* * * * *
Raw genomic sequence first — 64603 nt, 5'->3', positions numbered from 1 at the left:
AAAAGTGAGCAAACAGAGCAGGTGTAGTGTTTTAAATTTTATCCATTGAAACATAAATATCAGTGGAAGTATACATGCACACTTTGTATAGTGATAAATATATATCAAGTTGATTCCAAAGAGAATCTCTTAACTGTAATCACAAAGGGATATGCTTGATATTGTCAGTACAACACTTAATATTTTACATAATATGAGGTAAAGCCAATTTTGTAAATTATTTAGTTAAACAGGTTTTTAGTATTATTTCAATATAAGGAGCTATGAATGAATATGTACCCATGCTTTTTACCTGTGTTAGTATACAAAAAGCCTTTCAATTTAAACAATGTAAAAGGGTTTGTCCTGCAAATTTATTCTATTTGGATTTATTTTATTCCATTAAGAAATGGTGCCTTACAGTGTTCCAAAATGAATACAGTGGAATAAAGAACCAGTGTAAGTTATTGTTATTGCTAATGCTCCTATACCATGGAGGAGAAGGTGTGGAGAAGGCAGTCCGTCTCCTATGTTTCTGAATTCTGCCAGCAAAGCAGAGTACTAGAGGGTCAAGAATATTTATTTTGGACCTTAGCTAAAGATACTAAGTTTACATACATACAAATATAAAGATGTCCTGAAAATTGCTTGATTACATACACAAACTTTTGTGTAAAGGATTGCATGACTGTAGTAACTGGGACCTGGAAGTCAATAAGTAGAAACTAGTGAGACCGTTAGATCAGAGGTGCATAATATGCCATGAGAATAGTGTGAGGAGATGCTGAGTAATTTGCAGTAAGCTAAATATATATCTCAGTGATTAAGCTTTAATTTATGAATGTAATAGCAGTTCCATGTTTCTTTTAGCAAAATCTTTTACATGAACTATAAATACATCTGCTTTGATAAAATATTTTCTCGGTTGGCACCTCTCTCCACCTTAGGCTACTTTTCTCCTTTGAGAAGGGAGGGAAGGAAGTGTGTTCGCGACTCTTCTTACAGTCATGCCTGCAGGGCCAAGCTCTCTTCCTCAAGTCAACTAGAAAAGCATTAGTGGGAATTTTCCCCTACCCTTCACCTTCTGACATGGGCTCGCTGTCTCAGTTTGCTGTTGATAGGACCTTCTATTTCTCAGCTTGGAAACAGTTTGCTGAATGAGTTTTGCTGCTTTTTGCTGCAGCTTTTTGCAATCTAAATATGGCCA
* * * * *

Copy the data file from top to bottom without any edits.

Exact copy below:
Raw genomic sequence first — 64603 nt, 5'->3', positions numbered from 1 at the left:
AAAAGTGAGCAAACAGAGCAGGTGTAGTGTTTTAAATTTTATCCATTGAAACATAAATATCAGTGGAAGTATACATGCACACTTTGTATAGTGATAAATATATATCAAGTTGATTCCAAAGAGAATCTCTTAACTGTAATCACAAAGGGATATGCTTGATATTGTCAGTACAACACTTAATATTTTACATAATATGAGGTAAAGCCAATTTTGTAAATTATTTAGTTAAACAGGTTTTTAGTATTATTTCAATATAAGGAGCTATGAATGAATATGTACCCATGCTTTTTACCTGTGTTAGTATACAAAAAGCCTTTCAATTTAAACAATGTAAAAGGGTTTGTCCTGCAAATTTATTCTATTTGGATTTATTTTATTCCATTAAGAAATGGTGCCTTACAGTGTTCCAAAATGAATACAGTGGAATAAAGAACCAGTGTAAGTTATTGTTATTGCTAATGCTCCTATACCATGGAGGAGAAGGTGTGGAGAAGGCAGTCCGTCTCCTATGTTTCTGAATTCTGCCAGCAAAGCAGAGTACTAGAGGGTCAAGAATATTTATTTTGGACCTTAGCTAAAGATACTAAGTTTACATACATACAAATATAAAGATGTCCTGAAAATTGCTTGATTACATACACAAACTTTTGTGTAAAGGATTGCATGACTGTAGTAACTGGGACCTGGAAGTCAATAAGTAGAAACTAGTGAGACCGTTAGATCAGAGGTGCATAATATGCCATGAGAATAGTGTGAGGAGATGCTGAGTAATTTGCAGTAAGCTAAATATATATCTCAGTGATTAAGCTTTAATTTATGAATGTAATAGCAGTTCCATGTTTCTTTTAGCAAAATCTTTTACATGAACTATAAATACATCTGCTTTGATAAAATATTTTCTCGGTTGGCACCTCTCTCCACCTTAGGCTACTTTTCTCCTTTGAGAAGGGAGGGAAGGAAGTGTGTTCGCGACTCTTCTTACAGTCATGCCTGCAGGGCCAAGCTCTCTTCCTCAAGTCAACTAGAAAAGCATTAGTGGGAATTTTCCCCTACCCTTCACCTTCTGACATGGGCTCGCTGTCTCAGTTTGCTGTTGATAGGACCTTCTATTTCTCAGCTTGGAAACAGTTTGCTGAATGAGTTTTGCTGCTTTTTGCTGCAGCTTTTTGCAATCTAAATATGGCCA